Proven 5 Ways to Boost Student Engagement

To put it mildly, 2020 was a year of unwelcome distraction from our usual routines.

2020 brought a partial, even total, reliance on online learning for routine education—a shift most professors had any real long-term experience in managing.

Now the challenge is in finding ways to engage students in ordered and intuitive ways that make learning a welcome escape from the digital chaos and disruption.
The good news is, there are practical ways of doing this. Here are 5 innovative ways to boost student engagement in 2021.

1. Flipped Classroom

The idea of the flipped classroom is to invert the roles of students’ individual learning space, and the collective classroom group space.

The traditional one-way lesson or lecture is first delivered through a presentation, video or additional problem-solving task that students can absorb in their own time.

This opens up the classroom for group discussion during which students reflect, collaborate and explore topics, instead of passively listening to a one-way lecture.

A study by Yousef Aljaraideh of University of Jordan, looking at students’ perception of the impact of ‘flipped classroom’ engagement, found that students felt both more motivated in the flipped-learning model, and better-prepared to face exams.

2. Use the First Two Weeks to Promote Good Habits

Professors and students alike know the feeling of novelty and motivation at the start of a new semester. All the potential and opportunity is ahead of you.

Then come the assignments, the distractions and the heavy lifting. By mid semester some students can slip into negative patterns if they’ve failed to develop positive habits early on.

Habituating students into a positive stride in the first two weeks is crucial for sustained engagement and performance.

For example:

  • Offer more detailed feedback in the first two weeks. Getting students used to your level of expectation will help them set good expectations of themselves.
  • Make sure students are aware early on of how to access and use available resources.
  • Communicate early, frequently and clearly how the weeks will unfold and stress the importance of ring-fencing study time to avoid bouts of panic study.

3. Integrate Discussion Tools As Part of Your Lesson Plan

Digital discussion boards – too often poorly-leveraged – present renewed opportunity for engagement.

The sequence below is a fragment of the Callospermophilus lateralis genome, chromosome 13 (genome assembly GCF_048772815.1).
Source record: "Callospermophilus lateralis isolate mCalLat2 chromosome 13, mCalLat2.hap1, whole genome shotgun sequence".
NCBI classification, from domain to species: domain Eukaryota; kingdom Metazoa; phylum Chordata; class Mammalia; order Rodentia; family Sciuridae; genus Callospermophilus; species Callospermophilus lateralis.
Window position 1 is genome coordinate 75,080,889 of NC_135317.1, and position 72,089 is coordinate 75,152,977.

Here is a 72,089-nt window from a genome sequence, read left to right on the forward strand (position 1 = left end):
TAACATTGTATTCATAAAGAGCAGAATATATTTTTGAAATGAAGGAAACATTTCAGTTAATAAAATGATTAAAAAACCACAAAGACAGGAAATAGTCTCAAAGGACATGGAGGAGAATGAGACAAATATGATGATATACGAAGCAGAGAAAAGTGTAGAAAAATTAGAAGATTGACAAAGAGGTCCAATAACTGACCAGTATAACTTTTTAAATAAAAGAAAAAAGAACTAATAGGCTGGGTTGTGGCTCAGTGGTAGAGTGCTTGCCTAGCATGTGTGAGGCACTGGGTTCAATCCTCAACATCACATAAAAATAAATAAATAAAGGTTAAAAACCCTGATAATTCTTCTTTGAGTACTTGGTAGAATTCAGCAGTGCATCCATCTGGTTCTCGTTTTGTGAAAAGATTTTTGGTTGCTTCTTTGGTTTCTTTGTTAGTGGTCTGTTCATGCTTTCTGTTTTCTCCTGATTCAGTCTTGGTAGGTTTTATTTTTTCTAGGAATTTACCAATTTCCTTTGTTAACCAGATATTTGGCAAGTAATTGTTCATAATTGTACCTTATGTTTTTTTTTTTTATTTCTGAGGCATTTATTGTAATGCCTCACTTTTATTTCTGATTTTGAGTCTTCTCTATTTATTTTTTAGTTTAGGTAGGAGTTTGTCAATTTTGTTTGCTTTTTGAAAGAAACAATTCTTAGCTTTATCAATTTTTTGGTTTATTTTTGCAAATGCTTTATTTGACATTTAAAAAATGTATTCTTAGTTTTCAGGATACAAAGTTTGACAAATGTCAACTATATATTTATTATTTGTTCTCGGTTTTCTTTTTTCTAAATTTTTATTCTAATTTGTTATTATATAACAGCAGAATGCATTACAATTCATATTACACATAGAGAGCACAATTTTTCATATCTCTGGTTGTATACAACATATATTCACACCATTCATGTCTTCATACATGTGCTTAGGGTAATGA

The true innovators will even upgrade to AI-assisted discussion tools that bring the humble discussion board into the 21st century.

Using discussion boards as an integrated part of the lesson plan will make students active contributors in the plan, while also helping develop higher-order thinking. 

It can be used to prepare for the discussion beforehand thus allowing all participants to be on the same level. Furthermore, it’s a useful platform to keep students engaged with a particular subject or topic long after class has ended.

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4. Ask Questions that Nourish Debate

Some professors will testify to ‘learning on the job’ as classroom dialogues raise questions that professors themselves become curious about answering.

Some may have a tendency to make a mental note to enlighten themselves privately, away from the scrutiny of the classroom. This is a missed opportunity to generate valuable engagement.

By increasing a sense of peership, a Professor can reduce the linear dynamic and legacy relationship of teacher to passive listening student. Instead, it makes the learnings less intimidating and accessible which encourages active participation.

Furthermore, asking questions that encourage debate will demonstrate a contagious passion and stimulate students to volunteer answers that impress you or their peers.

5. Present the Presentation. Not the Doc-Deck

When engaging students across the shifting context of hybrid classrooms, it’s not hard to overlook some of the fundamental principles of engaging audiences.

Ultimately, that’s what your students are—your audience. In that sense, it’s important to treat them as you would an audience of a different kind.

For example, suppose you were presenting to a business audience, perhaps to obtain financial investment. Your objective is to deliver key information quickly and intuitively, to get the buy-in. It’s the same with your students.

A presentation needs you there to bring out the context. The presentation material itself only there as a prop to give cues about the arguments you’re making.

A docu-deck *doesn’t* benefit from your presence to unpack the detail, and so your presence is substituted by additional, detailed materials that enable students to build the context themselves—the lesson here is, never send the presentation alone, and never present the docu-deck. Especially in an online context, where f2f engagement cues are virtually absent.

How Does Open New Possibilities for Student Engagement?

  • Drive unbiased AI-assisted participation where ideas -and not the loudest person in the room – win.
  • View participation metrics that help you shape engagement strategies.
  • Reduce the student dread of pressured, on-the-spot answers.
  • Give the introverts the space to get their point across.
  • Give extroverts time to consider before speaking impulsively.
  • Save workload and time with automated assessment.
  • Transform your class from passive listeners into active participants.

Find out with a 30-day free trial why renowned institutions are turning to to level-up students’ critical thinking.

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